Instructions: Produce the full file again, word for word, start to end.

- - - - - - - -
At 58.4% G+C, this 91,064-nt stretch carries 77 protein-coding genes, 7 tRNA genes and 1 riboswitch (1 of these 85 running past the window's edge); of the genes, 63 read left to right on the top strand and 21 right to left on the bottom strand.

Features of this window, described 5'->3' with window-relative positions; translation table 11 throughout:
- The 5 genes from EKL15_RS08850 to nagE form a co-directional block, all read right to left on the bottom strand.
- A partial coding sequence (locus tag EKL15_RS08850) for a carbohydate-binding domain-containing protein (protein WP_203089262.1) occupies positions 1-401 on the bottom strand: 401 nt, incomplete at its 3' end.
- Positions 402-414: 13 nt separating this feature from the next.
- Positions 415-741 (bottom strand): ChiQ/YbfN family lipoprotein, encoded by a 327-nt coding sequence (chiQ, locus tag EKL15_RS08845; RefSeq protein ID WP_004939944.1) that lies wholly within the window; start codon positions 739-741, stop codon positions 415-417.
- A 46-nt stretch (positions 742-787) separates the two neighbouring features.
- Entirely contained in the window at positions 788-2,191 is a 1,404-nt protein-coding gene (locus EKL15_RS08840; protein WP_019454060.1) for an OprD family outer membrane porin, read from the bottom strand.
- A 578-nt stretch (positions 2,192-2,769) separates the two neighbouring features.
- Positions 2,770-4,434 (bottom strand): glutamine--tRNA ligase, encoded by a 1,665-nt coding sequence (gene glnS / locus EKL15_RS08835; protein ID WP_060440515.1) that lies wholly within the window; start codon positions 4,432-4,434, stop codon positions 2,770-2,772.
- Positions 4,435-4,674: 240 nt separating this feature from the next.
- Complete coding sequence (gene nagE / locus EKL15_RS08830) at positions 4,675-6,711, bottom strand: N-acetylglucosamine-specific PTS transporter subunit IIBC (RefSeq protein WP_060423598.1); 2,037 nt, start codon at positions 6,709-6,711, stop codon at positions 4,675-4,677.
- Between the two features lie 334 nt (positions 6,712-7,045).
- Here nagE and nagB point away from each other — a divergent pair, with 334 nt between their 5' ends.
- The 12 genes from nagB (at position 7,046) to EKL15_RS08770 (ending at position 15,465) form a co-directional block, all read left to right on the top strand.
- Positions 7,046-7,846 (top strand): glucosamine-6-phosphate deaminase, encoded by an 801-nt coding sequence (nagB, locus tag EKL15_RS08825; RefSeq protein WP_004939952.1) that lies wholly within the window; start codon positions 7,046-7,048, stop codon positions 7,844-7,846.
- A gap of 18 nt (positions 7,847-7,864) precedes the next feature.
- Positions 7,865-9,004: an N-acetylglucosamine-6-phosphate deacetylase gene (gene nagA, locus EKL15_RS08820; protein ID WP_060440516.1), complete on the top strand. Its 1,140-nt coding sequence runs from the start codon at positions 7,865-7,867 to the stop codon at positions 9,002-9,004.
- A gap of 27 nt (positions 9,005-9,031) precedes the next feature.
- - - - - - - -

At 58.4% G+C, this 91,064-nt stretch carries 77 protein-coding genes, 7 tRNA genes and 1 riboswitch (1 of these 85 running past the window's edge); of the genes, 63 read left to right on the top strand and 21 right to left on the bottom strand.

Features of this window, described 5'->3' with window-relative positions; translation table 11 throughout:
- The 5 genes from EKL15_RS08850 to nagE form a co-directional block, all read right to left on the bottom strand.
- A partial coding sequence (locus tag EKL15_RS08850) for a carbohydate-binding domain-containing protein (protein WP_203089262.1) occupies positions 1-401 on the bottom strand: 401 nt, incomplete at its 3' end.
- Positions 402-414: 13 nt separating this feature from the next.
- Positions 415-741 (bottom strand): ChiQ/YbfN family lipoprotein, encoded by a 327-nt coding sequence (chiQ, locus tag EKL15_RS08845; RefSeq protein ID WP_004939944.1) that lies wholly within the window; start codon positions 739-741, stop codon positions 415-417.
- A 46-nt stretch (positions 742-787) separates the two neighbouring features.
- Entirely contained in the window at positions 788-2,191 is a 1,404-nt protein-coding gene (locus EKL15_RS08840; protein WP_019454060.1) for an OprD family outer membrane porin, read from the bottom strand.
- A 578-nt stretch (positions 2,192-2,769) separates the two neighbouring features.
- Positions 2,770-4,434 (bottom strand): glutamine--tRNA ligase, encoded by a 1,665-nt coding sequence (gene glnS / locus EKL15_RS08835; protein ID WP_060440515.1) that lies wholly within the window; start codon positions 4,432-4,434, stop codon positions 2,770-2,772.
- Positions 4,435-4,674: 240 nt separating this feature from the next.
- Complete coding sequence (gene nagE / locus EKL15_RS08830) at positions 4,675-6,711, bottom strand: N-acetylglucosamine-specific PTS transporter subunit IIBC (RefSeq protein WP_060423598.1); 2,037 nt, start codon at positions 6,709-6,711, stop codon at positions 4,675-4,677.
- Between the two features lie 334 nt (positions 6,712-7,045).
- Here nagE and nagB point away from each other — a divergent pair, with 334 nt between their 5' ends.
- The 12 genes from nagB (at position 7,046) to EKL15_RS08770 (ending at position 15,465) form a co-directional block, all read left to right on the top strand.
- Positions 7,046-7,846 (top strand): glucosamine-6-phosphate deaminase, encoded by an 801-nt coding sequence (nagB, locus tag EKL15_RS08825; RefSeq protein WP_004939952.1) that lies wholly within the window; start codon positions 7,046-7,048, stop codon positions 7,844-7,846.
- A gap of 18 nt (positions 7,847-7,864) precedes the next feature.
- Positions 7,865-9,004: an N-acetylglucosamine-6-phosphate deacetylase gene (gene nagA, locus EKL15_RS08820; protein ID WP_060440516.1), complete on the top strand. Its 1,140-nt coding sequence runs from the start codon at positions 7,865-7,867 to the stop codon at positions 9,002-9,004.
- A gap of 27 nt (positions 9,005-9,031) precedes the next feature.